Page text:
Armadas of publishing house execs, editors, and marketing staffers, agents working and being worked, 500 or so published authors, even more wannabes, and lots of book-toting and book-buying fans converged on SF’s Marriott Hotel for the RWA’s yearly conference.
Romance books account for more than half of all paperback sales in the U.S., and according to Business of Consumer Publishing 2006, net revenue for romance book sales in 2006 from U.S. retail sources accounted for an astonishing $1.37 billion or 21% of overall book sales of $6.31 billion. Religious/inspirational sales, including Bibles, is first at $1.68 billion.
I strolled into the RWA Conference to see three of my daughters in situ.
Julia Quinn is a successful romance novelist. Her last eight (seven? nine? twelve? I’ve lost count) books have all made The New York Times best-seller list. She, one of the new breed of educated, erudite romance writers, was the focus of a full-page article in Time entitled Rewriting the Romance.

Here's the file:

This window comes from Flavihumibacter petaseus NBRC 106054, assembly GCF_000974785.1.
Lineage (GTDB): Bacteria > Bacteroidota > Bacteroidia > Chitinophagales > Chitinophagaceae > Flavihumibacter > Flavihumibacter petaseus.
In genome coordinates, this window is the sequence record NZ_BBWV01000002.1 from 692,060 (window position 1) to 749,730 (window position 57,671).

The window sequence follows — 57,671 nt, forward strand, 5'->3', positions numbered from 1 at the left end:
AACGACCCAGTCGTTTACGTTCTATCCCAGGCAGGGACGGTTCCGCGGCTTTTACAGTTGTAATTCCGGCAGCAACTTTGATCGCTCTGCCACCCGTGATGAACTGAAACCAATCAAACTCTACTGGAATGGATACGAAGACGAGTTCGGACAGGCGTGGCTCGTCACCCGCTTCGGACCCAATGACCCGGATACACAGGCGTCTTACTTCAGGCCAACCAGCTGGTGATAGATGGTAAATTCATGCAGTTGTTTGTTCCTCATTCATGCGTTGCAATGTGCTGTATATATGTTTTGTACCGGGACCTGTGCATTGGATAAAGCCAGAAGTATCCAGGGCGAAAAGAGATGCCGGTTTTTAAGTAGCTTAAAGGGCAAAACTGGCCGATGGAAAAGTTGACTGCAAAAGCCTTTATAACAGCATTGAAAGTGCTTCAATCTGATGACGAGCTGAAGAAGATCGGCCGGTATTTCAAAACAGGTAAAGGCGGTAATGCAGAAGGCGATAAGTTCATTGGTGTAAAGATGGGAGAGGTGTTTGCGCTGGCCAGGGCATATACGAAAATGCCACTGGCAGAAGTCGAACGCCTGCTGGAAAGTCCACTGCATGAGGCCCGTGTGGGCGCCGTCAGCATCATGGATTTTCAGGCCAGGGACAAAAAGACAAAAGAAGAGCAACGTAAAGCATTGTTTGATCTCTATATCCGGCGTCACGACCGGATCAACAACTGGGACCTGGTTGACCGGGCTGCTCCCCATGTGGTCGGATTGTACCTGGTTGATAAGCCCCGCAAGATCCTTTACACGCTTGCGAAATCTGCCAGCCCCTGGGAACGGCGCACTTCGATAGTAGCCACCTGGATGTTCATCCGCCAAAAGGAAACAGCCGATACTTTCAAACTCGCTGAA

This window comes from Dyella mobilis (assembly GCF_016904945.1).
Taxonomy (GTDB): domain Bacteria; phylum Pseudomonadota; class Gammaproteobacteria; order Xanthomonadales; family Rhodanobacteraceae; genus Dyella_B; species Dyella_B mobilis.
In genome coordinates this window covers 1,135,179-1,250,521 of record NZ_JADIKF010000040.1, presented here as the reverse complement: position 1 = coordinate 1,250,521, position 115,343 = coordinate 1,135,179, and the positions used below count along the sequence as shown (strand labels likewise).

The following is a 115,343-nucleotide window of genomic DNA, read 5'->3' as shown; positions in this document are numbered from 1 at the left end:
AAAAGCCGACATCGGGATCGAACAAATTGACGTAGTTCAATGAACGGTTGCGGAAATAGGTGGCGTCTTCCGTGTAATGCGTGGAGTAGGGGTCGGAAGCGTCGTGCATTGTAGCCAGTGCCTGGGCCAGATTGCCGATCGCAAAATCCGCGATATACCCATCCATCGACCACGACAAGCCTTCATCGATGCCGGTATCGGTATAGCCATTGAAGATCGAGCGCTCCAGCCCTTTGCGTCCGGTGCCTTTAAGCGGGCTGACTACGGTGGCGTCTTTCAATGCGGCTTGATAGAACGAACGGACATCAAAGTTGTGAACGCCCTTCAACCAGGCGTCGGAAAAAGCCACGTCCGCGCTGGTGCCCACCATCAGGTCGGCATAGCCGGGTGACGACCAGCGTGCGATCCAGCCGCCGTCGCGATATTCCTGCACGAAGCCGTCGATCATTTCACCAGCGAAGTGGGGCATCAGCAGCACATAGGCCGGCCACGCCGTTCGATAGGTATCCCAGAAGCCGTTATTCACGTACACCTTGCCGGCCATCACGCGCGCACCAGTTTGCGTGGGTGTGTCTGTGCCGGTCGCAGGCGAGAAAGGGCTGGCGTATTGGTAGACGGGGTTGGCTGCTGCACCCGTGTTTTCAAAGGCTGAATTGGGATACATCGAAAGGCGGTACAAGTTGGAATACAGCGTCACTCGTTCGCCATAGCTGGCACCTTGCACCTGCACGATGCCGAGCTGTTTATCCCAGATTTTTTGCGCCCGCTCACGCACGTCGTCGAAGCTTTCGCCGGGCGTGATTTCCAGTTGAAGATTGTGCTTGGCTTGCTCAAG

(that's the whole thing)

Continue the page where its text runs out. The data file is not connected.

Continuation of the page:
Emily Cotler is the proprietrix of Waxcreative Design, Inc., a graphics design firm that specializes in authors and other creative types. She is also co-writer of Web ReDesign: Workflow that Works, a critically acclaimed book that explains how to manage the planning and development process. It reached #8 on amazon.com and has been translated into many languages, including Spanish, Japanese, Russian, and Finnish.
Tech genius Abi Bowling, Waxcreative’s VP of Everything Else, is a former entertainment agent, and Wax’s computer/internet expert.
I walked around the Marriott’s gigantic ballroom for an hour during the RWA’s open-to-the-public, all-proceeds-to-charity book signing.
The estrogen crush was palpable.